A cast iron coal firebox has been converted to gas for convenient ambiance. This required newer masonry chimney—a-la-Victorianesque, constructed in 2002. Pratt & Larson tile surrounds the “coal” box fireplace and a custom Queen Anne style wood surround was created. A forward thinking great room layout lends a modern feel and function, not typically found in your average Victorian with small parlors and closed off formal rooms. Two bay windows, one each in the living and dining area brings light in and offers views of the established grounds.
This entertainer’s delight measures 30’x 15’ and refinished and reclaimed oak floors run through the public rooms. The transom window over the dining room bay has the original multiple panes, varying slightly in color depending on how much iron and manganese was in the glass at the time the panes were crafted. The two side windows in the bay capture exterior architectural details—cutaway corners with jigsaw brackets and acorn pendants found at each bay on both the front and side of the home. The home boasts six plaster ceiling medallions, each unique and different from the other. The dining area’s medallion complements the tinted plaster walls and has dragonflies incorporated into the intricate design.
The dining room has a set of pocket doors which leads to what could be used as a main floor family room— a perfect place to relax and spread out with a good book, a work or school project or binge watch Downton Abbey. This room has a side door, that matches the front door, and connects to the wrap around porch with steps to the side lawn. The main floor family room has the third of the six ceiling medallions. This accents a light fixture that would have originally been a dual gas and electrical fixture—when electricity was a newfangled invention and deemed unreliable. Fun fact: As of 1925 only half of the US homes had electricity. Apparently electricity was still an uncertain invention 20+ years later.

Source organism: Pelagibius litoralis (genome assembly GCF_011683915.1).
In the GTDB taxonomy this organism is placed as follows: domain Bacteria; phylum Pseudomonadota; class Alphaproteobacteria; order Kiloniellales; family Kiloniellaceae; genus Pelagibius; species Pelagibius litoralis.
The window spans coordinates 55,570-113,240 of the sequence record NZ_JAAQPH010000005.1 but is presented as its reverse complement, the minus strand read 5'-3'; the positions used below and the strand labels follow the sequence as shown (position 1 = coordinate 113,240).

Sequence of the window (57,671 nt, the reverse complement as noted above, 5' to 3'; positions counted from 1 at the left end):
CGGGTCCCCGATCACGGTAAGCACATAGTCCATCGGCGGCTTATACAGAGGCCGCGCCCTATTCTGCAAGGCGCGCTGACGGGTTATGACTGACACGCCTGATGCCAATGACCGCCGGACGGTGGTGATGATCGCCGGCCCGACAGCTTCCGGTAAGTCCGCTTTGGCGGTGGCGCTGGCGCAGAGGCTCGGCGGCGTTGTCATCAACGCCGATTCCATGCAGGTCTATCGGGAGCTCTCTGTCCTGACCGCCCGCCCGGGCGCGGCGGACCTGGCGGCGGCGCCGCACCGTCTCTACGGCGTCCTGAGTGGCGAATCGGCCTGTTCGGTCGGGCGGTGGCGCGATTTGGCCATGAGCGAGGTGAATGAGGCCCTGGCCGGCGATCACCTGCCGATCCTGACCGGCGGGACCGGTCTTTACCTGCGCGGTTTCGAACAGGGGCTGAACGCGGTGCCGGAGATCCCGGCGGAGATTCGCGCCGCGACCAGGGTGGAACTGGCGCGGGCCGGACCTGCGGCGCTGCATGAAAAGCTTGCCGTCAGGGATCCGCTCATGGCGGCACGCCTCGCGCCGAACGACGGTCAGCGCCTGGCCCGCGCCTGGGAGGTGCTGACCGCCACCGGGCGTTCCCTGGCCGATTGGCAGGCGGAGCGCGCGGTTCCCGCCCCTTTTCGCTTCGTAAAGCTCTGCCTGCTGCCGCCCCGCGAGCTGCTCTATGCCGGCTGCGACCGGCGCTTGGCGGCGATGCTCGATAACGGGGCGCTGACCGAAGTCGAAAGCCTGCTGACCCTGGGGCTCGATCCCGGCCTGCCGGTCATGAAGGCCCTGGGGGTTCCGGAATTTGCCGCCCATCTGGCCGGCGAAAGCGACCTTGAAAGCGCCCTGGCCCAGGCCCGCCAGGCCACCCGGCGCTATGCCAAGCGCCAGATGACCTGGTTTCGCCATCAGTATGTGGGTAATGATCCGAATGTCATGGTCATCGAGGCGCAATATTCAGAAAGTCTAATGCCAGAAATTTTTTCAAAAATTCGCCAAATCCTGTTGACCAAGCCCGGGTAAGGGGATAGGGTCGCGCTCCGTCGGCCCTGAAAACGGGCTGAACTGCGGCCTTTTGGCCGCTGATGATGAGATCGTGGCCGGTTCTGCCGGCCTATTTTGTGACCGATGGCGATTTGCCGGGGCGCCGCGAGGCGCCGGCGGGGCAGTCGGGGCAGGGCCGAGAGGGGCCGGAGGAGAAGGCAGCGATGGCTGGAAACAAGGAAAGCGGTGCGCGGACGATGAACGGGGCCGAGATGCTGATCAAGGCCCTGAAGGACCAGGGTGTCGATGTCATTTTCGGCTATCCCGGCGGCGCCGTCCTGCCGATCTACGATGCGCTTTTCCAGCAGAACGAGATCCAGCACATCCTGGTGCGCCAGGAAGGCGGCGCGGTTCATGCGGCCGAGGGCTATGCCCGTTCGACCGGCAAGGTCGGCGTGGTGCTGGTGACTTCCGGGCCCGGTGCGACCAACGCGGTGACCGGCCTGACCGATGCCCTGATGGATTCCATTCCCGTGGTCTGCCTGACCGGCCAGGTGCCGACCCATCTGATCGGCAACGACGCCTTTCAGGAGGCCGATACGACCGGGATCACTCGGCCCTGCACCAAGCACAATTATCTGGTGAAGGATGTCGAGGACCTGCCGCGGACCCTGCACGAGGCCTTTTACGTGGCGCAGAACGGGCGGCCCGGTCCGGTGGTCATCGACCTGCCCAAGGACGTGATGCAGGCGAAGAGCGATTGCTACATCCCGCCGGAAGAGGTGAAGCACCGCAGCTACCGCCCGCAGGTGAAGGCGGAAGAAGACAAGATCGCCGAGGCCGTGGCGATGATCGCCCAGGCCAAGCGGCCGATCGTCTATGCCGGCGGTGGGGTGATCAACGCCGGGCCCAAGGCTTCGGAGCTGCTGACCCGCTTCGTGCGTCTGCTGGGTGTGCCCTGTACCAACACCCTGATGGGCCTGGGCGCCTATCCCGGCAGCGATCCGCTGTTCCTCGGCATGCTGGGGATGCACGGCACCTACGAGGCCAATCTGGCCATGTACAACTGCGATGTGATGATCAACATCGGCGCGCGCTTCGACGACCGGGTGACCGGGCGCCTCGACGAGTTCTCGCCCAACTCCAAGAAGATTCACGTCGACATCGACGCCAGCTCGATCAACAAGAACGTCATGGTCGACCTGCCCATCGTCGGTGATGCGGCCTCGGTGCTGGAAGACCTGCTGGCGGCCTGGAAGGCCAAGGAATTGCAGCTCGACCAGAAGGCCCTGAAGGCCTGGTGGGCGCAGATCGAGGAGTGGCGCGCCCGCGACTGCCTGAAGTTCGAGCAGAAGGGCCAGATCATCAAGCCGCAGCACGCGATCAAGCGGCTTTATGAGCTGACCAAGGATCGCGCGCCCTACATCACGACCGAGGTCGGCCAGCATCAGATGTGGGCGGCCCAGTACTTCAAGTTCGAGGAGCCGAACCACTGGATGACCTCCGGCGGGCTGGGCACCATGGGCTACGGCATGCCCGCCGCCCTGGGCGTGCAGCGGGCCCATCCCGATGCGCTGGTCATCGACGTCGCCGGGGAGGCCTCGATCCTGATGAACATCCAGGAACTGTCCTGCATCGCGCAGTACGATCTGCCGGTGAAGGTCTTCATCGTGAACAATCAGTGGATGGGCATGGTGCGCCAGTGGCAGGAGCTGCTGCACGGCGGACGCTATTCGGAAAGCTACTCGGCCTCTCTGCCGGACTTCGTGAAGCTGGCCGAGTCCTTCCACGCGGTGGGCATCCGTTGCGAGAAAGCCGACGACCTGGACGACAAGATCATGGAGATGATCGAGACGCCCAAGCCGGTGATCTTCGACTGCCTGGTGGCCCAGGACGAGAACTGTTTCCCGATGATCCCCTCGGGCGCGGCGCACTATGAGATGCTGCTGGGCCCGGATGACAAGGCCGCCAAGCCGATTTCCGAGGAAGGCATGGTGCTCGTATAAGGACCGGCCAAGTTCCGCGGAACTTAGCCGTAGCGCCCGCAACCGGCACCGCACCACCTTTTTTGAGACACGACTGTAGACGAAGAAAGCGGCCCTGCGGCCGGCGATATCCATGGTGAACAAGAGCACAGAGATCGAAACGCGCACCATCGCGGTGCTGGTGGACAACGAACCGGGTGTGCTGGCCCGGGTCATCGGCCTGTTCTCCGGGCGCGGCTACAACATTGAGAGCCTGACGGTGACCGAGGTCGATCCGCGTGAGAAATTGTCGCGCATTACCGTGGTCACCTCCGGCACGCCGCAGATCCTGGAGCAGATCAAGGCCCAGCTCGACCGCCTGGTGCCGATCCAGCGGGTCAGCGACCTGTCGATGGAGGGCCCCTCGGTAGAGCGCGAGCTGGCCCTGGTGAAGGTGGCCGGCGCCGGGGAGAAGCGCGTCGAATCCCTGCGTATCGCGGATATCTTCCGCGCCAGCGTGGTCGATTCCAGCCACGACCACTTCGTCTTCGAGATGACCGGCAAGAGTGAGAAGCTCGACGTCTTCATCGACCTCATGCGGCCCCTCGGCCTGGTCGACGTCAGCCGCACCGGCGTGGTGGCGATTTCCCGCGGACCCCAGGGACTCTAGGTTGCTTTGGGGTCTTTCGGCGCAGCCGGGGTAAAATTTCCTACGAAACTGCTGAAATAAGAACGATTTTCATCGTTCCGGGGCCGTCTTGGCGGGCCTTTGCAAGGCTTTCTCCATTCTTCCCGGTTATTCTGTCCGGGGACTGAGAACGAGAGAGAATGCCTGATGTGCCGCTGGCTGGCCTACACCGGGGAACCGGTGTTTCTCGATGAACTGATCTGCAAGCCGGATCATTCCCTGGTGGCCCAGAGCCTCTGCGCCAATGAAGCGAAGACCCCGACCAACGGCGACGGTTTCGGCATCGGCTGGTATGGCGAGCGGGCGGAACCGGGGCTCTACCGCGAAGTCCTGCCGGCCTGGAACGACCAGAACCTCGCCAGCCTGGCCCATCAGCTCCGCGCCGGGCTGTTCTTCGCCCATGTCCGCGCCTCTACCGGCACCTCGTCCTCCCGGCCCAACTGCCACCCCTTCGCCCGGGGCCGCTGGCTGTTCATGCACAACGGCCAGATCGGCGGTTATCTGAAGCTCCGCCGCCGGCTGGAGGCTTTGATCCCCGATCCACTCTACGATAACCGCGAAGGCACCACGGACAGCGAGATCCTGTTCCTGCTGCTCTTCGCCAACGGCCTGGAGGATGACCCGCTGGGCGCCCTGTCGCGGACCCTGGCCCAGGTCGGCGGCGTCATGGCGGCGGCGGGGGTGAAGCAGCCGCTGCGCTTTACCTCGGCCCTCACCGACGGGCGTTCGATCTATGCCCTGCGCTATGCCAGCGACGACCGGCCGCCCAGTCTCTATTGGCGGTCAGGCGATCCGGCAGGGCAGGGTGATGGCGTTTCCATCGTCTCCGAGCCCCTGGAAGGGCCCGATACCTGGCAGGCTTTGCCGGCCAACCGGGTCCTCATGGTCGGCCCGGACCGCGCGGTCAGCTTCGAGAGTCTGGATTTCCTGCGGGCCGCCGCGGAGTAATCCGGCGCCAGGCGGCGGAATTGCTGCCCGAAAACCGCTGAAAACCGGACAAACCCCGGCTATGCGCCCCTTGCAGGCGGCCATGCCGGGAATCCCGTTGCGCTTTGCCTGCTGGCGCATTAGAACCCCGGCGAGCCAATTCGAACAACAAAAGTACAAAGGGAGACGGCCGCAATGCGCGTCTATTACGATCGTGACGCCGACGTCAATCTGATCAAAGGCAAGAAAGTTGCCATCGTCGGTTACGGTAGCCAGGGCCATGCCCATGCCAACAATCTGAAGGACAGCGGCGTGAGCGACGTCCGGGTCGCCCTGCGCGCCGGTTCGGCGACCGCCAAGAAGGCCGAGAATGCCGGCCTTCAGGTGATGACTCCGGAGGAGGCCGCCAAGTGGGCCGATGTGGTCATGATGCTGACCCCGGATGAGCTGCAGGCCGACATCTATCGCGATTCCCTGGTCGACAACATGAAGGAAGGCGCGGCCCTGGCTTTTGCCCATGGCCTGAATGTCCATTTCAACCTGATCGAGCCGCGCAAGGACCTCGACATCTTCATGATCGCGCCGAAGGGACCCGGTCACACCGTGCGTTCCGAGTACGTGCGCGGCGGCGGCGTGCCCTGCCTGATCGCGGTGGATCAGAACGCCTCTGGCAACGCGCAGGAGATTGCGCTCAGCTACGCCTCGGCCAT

The family room connects to the kitchen, as a proper family room should. The kitchen received an update in 1926. The cupboards and cabinets have been carefully stripped to reveal that gorgeous old-growth fir. The countertops, backsplash and sink are slabs of soapstone—brought in 30 years ago. The Marmoleum floor has a border with a flower at the corners. A Wedgewood gas stove—complete with functioning task light and original salt and pepper shakers, has 4 gas burners, a center griddle and two ovens with a warming drawer at the bottom. The walls are finished with glazed plaster and a hand painted frieze embellishes above the stove. Modern amenities like a garbage disposal and an electric refrigerator, in the pantry (once an enclosed porch) wouldn’t have been there in 1926, but have been added for today’s ease of convenience. The newer items have been thoughtfully chosen and masterfully worked in, blurring the line between what's 100+ years old and what is new. The era-appropriate details conceal the updated/modern electrical and plumbing upgrades.